# Steady State Solvers

`solve(prob::SteadyStateProblem,alg;kwargs)`

Solves for the steady states in the problem defined by `prob`

using the algorithm `alg`

. If no algorithm is given, a default algorithm will be chosen.

## Recommended Methods

`DynamicSS`

is a good choice if you think you may have multiple steady states or a bad initial guess. `SSRootfind`

can be faster if you have a good initial guess. For `DynamicSS`

, in many cases an adaptive stiff solver, like a Rosenbrock or BDF method (`Rodas5`

or `QNDF`

), is a good way to allow for very large time steps as the steady state approaches.

*Note that if you use CVODE_BDF you may need to give a starting dt via dt=.....*

## Full List of Methods

### SteadyStateDiffEq.jl

`SSRootfind`

: Uses a rootfinding algorithm to find a steady state. Defaults to using NLsolve.jl. A different algorithm can be specified via the`nlsolve`

keyword argument.`DynamicSS`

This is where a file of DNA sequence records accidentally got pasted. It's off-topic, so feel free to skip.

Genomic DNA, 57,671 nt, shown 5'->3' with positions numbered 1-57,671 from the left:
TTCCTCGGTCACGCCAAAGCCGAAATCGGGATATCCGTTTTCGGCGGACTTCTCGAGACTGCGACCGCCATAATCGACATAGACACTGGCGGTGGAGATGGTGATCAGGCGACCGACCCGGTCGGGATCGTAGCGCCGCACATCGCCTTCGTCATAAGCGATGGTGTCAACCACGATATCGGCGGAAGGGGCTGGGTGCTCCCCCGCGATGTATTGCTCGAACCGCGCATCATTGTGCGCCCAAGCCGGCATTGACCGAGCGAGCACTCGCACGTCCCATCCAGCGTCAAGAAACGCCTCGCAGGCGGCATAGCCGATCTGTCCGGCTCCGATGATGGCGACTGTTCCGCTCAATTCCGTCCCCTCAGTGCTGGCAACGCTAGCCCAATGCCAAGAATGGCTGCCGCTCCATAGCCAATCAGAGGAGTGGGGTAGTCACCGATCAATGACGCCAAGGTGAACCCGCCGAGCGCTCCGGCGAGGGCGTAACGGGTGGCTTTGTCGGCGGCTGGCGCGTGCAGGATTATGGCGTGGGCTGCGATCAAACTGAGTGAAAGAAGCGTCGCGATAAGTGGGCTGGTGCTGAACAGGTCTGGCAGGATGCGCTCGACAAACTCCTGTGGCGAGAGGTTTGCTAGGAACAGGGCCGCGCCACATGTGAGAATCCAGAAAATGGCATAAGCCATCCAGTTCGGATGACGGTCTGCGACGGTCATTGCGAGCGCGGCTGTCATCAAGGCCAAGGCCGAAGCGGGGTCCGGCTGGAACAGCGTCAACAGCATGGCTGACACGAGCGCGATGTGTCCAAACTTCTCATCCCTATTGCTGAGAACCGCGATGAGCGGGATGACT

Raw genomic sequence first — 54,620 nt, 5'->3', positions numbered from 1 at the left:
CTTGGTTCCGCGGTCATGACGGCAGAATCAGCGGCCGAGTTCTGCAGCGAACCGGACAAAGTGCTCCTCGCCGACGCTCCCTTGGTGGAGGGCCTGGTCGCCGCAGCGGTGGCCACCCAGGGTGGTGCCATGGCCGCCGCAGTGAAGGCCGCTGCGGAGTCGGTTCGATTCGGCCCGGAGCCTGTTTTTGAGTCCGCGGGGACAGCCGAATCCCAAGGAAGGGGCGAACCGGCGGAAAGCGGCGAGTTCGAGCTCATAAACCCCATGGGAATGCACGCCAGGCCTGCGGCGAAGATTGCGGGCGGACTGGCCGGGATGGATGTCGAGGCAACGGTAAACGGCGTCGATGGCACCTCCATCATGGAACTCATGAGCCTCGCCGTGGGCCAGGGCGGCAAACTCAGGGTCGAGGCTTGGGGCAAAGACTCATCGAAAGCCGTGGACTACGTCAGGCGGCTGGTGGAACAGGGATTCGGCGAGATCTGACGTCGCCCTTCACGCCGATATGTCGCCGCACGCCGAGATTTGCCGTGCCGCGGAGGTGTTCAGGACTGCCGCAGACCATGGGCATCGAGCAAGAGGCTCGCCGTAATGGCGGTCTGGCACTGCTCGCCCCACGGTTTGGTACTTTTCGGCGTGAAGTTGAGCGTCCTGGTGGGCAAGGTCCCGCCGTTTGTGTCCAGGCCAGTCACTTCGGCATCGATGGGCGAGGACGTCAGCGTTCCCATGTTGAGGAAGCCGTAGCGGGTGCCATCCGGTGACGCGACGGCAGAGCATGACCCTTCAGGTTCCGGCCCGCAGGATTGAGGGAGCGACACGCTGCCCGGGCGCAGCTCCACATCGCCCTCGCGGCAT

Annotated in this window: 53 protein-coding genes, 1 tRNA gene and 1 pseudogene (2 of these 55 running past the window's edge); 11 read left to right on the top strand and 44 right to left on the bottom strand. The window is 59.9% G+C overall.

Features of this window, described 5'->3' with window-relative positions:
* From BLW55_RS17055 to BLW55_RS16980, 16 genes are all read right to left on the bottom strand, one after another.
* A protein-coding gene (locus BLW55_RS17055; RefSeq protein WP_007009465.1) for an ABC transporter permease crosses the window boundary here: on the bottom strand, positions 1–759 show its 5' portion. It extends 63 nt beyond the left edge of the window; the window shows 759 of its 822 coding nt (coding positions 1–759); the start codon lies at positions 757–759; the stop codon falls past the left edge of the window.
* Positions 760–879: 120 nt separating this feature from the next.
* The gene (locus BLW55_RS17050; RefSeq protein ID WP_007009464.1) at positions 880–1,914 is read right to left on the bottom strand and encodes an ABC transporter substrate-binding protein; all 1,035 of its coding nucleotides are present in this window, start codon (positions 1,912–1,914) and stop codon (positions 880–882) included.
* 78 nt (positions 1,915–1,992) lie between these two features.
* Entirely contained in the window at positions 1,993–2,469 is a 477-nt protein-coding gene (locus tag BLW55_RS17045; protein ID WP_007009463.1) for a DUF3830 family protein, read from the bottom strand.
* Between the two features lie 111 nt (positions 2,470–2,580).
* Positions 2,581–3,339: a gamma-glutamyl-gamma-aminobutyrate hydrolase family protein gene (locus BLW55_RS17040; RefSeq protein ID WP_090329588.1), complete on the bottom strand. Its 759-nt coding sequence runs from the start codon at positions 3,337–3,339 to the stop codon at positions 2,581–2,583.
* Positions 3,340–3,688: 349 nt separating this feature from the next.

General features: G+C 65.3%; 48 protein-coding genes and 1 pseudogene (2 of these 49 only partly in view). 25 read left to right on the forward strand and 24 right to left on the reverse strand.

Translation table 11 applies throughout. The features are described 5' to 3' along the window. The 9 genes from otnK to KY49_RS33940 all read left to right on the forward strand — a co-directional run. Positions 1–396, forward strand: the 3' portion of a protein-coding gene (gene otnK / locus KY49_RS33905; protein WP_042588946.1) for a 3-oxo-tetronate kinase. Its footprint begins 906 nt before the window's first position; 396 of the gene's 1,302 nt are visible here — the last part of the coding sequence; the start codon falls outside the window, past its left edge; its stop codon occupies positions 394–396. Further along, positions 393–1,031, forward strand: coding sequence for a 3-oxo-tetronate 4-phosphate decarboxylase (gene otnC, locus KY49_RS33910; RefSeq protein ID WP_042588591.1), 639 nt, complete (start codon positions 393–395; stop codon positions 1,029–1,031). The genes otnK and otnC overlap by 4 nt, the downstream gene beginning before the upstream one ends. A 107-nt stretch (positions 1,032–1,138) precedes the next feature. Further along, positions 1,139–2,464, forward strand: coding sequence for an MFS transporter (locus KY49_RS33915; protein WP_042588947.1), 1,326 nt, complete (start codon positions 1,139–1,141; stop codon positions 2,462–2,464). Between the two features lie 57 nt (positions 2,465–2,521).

: Uses an ODE solver to find the steady state. Automatically terminates when close to the steady state.`DynamicSS(alg;abstol=1e-8,reltol=1e-6,tspan=Inf)`

requires that an ODE algorithm is given as the first argument. The absolute and relative tolerances specify the termination conditions on the derivative's closeness to zero. This internally uses the`TerminateSteadyState`

callback from the Callback Library. The simulated time for which given ODE is solved can be limited by`tspan`

. If`tspan`

is a number, it is equivalent to passing`(zero(tspan), tspan)`

.

Example usage:

```
sol = solve(prob,SSRootfind())
sol = solve(prob,DynamicSS(Tsit5()))
using Sundials
sol = solve(prob,DynamicSS(CVODE_BDF()),dt=1.0)
```